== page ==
This is a common question.
Potlucks Fun or Fury?
By Peter N. Landless and Allan R. Handysides
This is a common question. The church does not have a specific voted guideline or statement on food served at potlucks, or fellowship dinners. We are guided by established principles and recommendations rather than prescriptive guidelines. The General Conference Nutrition Council has a comprehensive position statement on planning fellowship meals, which many have found helpful, at: http://healthministries.com/articles/gc-nutrition-council/planning-fellowship-meals.
Regarding your query on vegetarian and nonvegetarian food, the church does indeed have a policy and recommendation regarding the most healthful diet in the General Conference Working Policy:
The church advocates that positive steps be taken to develop a healthful lifestyle, and encourages a balanced vegetarian diet. . . . The church encourages the avoidance of flesh foods. The use of coffee, tea, and other caffeinated beverages, and all harmful substances are discouraged. Physical well-being and clarity of mind are usually interdependent; clarity of mind is essential for discernment between right and wrong, between truth and error.—General Conference Working Policy (2013-2014), p. 331.
This working policy was voted by world church leaders in 2007. It summarizes the information revealed to the Adventist Church through God’s Word and the Spirit of Prophecy, and is strongly supported by robust evidence from peer-reviewed science.
A balanced vegetarian diet has been shown to have tremendous physical health advantages as well as many positive benefits to our mental health and overall well-being.
A balanced vegetarian diet is associated with less obesity, improved cardiovascular health, less high blood pressure, and a reduction in certain cancers. These findings are corroborated by the Adventist Health Studies and papers emanating from these large cohorts, as well as other independent and separate studies. Avoidance of meat leads to significant reduction of colon cancer, one of the leading cancers in men. Interestingly, as the consumption of legumes as a source of protein increases and the quantity of red meat decreases, protective benefits of the plant-based diet are clearly seen. In the planning of potluck meals, it’s consonant with church policy and recommendations for general health that such meals consist of balanced vegetarian food.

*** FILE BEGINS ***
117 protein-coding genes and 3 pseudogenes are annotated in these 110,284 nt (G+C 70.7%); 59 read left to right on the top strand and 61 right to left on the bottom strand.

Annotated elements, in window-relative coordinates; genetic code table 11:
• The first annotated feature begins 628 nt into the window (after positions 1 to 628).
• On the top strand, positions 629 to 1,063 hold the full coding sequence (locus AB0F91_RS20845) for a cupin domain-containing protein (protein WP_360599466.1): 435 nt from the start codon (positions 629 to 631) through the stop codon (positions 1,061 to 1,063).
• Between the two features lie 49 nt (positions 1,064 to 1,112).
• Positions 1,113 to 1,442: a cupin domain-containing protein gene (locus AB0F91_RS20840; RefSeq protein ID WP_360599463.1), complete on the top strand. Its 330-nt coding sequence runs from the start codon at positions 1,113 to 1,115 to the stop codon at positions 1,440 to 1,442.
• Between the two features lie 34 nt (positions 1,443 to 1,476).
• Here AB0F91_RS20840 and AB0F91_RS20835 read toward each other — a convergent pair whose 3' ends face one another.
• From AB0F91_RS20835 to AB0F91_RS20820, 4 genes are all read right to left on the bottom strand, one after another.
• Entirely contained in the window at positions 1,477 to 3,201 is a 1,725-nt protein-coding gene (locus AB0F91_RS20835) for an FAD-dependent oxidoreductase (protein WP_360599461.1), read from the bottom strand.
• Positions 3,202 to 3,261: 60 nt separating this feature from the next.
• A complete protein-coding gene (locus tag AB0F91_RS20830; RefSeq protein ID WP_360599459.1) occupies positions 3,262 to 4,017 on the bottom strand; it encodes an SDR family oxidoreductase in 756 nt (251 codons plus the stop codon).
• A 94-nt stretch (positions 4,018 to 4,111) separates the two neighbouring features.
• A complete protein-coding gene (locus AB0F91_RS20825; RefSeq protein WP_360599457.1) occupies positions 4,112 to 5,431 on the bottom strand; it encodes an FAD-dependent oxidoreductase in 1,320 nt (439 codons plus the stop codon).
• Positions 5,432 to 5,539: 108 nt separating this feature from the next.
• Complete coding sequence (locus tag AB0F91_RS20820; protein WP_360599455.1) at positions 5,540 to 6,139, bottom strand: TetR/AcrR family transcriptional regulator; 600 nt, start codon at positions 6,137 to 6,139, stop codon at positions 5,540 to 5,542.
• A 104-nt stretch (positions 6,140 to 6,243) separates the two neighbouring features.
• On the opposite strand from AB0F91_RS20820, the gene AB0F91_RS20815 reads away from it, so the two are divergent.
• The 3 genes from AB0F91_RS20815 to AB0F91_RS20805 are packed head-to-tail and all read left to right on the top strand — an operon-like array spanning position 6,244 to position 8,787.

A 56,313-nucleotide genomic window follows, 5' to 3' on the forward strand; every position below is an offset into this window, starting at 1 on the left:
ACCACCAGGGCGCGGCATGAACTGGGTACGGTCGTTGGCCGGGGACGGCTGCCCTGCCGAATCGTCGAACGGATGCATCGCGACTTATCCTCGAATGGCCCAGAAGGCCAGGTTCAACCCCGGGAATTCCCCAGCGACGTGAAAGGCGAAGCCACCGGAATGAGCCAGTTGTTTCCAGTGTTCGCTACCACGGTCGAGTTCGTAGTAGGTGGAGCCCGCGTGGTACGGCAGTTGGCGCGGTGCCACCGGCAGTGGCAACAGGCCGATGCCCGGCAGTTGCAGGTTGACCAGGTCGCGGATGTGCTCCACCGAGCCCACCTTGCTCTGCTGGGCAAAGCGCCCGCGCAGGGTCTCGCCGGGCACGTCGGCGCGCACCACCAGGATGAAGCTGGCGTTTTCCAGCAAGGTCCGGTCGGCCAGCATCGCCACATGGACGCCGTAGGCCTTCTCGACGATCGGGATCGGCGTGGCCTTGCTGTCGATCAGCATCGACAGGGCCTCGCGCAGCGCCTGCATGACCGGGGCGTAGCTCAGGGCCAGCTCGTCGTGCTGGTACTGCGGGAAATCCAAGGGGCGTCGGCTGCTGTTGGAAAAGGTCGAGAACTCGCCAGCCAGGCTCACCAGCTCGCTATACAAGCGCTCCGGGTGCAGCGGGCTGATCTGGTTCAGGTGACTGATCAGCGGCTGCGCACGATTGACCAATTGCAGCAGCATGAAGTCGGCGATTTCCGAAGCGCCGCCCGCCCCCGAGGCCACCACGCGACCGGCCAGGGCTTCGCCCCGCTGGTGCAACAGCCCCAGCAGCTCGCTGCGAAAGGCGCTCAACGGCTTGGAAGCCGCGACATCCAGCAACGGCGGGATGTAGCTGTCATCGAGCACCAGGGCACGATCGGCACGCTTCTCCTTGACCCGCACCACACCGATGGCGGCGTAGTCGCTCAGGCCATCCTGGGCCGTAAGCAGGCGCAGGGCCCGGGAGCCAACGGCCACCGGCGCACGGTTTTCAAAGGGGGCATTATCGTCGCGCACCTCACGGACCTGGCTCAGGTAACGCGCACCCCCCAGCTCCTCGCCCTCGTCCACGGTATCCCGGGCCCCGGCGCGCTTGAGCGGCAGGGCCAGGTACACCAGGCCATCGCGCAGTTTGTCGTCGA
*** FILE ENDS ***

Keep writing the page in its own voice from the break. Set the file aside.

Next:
It’s sad but true that congregations have become divided on what constitutes a “balanced vegetarian diet.” Such a diet could be an ovo-lacto vegetarian diet, where dairy products are used more as a “condiment” to provide vitamins B12 and D as well as calcium. Total vegetarian diets, in order to ensure optimal nutrition, require supplementation of vitamin B12, and often vitamin D and calcium. It’s essential that our food plates do not become the artificially imposed standard of assessing one’s relationship to God nor the church. We should not be angrily proclaiming the importance of one vegetarian diet over another. Our mealtimes, whether at home or at church, should be occasions of loving, attentive, cordial, and caring fellowship, made complete by the most healthful food available in the regions we find ourselves. Fortified foods and supplement availability vary from country to country, and even from district to district, so the application of the quoted guideline may vary accordingly.
In your travels you will see varieties of potlucks. Sadly, you may experience varieties of attitudes, too, which will make you wonder what our fellowship is all about. When we have followed the instruction that the Lord has given us and have done the best we can, we would do well to remember the cautioning and salutary words of our loving, grace-filled Savior, Jesus Christ: “Listen and understand. What goes into someone’s mouth does not defile them, but what comes out of their mouth, that is what defiles them” (Matt. 15:10, 11, NIV).
As we cater, care, and nurture, let us be channels of grace and mercy around the table.
Peter N. Landless, a board-certified nuclear cardiologist, is director of the General Conference Health Ministries Department.
Allan R. Handysides, a board-certified gynecologist, is a former director of the General Conference Health Ministries Department.